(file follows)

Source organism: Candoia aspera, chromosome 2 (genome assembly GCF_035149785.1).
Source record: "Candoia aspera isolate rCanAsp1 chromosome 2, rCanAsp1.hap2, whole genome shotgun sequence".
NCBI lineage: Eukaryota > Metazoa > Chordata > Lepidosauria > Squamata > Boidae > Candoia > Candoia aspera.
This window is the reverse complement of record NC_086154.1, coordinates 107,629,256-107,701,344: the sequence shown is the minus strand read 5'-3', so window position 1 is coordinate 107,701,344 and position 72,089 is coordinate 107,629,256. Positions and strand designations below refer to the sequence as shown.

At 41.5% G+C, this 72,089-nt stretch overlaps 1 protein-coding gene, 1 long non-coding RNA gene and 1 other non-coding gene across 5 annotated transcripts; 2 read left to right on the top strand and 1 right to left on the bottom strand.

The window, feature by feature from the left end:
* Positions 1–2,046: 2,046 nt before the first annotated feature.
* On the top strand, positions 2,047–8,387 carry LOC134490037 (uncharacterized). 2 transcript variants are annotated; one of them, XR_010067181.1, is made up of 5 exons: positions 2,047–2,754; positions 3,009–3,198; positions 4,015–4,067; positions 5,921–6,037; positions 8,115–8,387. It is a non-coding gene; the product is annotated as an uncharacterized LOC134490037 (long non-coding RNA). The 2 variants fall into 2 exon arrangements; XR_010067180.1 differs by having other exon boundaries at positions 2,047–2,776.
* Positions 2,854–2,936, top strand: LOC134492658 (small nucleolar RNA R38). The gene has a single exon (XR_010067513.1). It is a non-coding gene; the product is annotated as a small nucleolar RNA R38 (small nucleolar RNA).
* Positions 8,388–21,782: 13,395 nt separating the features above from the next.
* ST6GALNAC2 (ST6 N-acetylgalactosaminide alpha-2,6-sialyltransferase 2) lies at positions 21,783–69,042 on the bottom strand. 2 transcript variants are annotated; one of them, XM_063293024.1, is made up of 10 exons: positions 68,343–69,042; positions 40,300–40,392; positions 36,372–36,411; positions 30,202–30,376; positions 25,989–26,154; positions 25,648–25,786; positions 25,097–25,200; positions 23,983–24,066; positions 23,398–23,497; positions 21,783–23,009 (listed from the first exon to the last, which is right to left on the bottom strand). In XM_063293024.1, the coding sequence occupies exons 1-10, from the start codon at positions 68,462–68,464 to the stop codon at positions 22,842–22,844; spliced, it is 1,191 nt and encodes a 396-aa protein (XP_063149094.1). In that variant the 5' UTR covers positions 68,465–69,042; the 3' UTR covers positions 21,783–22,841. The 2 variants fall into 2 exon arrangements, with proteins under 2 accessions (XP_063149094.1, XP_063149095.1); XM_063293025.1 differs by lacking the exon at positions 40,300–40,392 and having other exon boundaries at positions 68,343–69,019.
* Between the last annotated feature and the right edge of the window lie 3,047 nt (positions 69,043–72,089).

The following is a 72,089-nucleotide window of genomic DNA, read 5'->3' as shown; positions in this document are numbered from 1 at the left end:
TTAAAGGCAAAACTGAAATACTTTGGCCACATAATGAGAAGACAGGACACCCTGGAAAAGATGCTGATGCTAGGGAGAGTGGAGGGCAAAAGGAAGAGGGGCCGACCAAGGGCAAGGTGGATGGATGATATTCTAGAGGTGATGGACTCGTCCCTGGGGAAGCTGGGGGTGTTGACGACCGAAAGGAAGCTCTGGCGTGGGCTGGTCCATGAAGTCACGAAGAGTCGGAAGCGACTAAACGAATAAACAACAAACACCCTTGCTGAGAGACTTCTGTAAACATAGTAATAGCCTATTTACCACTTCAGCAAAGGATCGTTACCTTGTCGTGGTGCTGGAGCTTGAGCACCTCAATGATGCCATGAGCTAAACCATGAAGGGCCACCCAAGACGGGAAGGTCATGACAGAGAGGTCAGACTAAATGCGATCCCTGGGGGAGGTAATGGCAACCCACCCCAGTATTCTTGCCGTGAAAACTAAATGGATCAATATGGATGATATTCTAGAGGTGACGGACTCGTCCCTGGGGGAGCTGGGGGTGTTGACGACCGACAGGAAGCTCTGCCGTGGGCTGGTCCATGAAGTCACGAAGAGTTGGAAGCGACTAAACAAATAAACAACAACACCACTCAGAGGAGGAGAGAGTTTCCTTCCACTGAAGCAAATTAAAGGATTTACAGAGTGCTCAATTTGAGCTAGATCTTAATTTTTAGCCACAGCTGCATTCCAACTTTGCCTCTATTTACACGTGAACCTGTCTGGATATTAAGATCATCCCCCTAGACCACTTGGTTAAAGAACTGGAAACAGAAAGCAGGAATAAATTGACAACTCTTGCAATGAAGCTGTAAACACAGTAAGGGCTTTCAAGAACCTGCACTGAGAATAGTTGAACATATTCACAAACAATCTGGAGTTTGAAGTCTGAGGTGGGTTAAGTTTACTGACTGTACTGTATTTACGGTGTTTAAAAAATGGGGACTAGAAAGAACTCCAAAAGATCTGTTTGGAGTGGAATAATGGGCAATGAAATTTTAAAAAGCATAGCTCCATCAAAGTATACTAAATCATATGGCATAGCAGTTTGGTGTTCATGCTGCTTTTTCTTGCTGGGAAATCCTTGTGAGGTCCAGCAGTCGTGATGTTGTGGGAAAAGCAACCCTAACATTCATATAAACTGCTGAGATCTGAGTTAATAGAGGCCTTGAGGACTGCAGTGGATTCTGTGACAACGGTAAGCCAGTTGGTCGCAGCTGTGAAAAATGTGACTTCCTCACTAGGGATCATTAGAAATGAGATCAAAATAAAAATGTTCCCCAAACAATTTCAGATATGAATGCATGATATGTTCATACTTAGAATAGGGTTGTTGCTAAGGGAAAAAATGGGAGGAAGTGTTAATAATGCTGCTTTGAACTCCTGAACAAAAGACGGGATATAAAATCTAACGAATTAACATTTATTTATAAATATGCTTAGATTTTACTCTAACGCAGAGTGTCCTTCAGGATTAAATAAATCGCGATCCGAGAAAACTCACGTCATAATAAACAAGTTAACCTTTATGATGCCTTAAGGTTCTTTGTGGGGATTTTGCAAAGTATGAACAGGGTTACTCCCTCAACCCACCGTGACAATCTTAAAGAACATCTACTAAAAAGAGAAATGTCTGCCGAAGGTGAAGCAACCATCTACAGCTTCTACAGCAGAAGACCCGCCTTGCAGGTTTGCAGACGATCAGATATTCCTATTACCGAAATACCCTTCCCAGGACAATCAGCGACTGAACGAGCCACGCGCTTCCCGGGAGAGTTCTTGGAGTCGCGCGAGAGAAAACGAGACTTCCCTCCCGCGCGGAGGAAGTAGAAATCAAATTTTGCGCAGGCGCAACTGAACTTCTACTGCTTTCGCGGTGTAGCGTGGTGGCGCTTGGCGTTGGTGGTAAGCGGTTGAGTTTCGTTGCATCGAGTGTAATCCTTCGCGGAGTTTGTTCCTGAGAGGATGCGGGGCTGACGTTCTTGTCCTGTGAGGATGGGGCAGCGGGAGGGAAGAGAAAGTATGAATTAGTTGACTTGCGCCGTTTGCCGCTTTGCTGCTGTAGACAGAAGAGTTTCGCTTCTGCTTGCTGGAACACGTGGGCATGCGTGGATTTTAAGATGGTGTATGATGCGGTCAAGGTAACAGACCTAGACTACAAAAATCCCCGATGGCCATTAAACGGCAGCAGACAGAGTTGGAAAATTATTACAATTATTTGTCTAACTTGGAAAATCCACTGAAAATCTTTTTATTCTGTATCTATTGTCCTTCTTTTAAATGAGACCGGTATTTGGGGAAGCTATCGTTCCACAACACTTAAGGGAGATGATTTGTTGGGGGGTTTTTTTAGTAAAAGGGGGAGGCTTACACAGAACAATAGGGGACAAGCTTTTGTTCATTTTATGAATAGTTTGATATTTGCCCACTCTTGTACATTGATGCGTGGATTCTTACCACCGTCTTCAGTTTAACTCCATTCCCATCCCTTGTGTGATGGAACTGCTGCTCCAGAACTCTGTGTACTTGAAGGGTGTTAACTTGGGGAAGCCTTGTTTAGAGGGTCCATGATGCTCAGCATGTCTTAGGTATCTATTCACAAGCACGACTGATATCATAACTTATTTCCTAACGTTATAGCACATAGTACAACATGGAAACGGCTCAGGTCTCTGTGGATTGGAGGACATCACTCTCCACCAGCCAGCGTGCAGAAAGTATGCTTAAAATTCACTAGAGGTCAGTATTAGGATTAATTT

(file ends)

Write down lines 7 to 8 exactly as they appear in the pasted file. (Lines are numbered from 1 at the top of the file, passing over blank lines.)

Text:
* Positions 1–2,046: 2,046 nt before the first annotated feature.
* On the top strand, positions 2,047–8,387 carry LOC134490037 (uncharacterized). 2 transcript variants are annotated; one of them, XR_010067181.1, is made up of 5 exons: positions 2,047–2,754; positions 3,009–3,198; positions 4,015–4,067; positions 5,921–6,037; positions 8,115–8,387. It is a non-coding gene; the product is annotated as an uncharacterized LOC134490037 (long non-coding RNA). The 2 variants fall into 2 exon arrangements; XR_010067180.1 differs by having other exon boundaries at positions 2,047–2,776.